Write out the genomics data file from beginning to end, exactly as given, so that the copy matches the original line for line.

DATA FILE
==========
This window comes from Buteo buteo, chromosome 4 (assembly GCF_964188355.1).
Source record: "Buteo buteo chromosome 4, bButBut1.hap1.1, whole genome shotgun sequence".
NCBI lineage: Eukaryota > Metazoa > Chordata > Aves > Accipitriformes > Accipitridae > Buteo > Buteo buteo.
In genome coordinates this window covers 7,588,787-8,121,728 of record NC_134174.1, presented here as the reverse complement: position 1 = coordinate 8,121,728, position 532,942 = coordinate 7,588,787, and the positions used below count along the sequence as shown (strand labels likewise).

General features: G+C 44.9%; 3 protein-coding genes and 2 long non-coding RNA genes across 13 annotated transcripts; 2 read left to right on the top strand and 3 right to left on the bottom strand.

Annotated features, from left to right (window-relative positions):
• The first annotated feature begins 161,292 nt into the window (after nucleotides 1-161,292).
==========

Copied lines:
This window comes from Buteo buteo, chromosome 4 (assembly GCF_964188355.1).
Source record: "Buteo buteo chromosome 4, bButBut1.hap1.1, whole genome shotgun sequence".
NCBI lineage: Eukaryota > Metazoa > Chordata > Aves > Accipitriformes > Accipitridae > Buteo > Buteo buteo.
In genome coordinates this window covers 7,588,787-8,121,728 of record NC_134174.1, presented here as the reverse complement: position 1 = coordinate 8,121,728, position 532,942 = coordinate 7,588,787, and the positions used below count along the sequence as shown (strand labels likewise).

General features: G+C 44.9%; 3 protein-coding genes and 2 long non-coding RNA genes across 13 annotated transcripts; 2 read left to right on the top strand and 3 right to left on the bottom strand.

Annotated features, from left to right (window-relative positions):
• The first annotated feature begins 161,292 nt into the window (after nucleotides 1-161,292).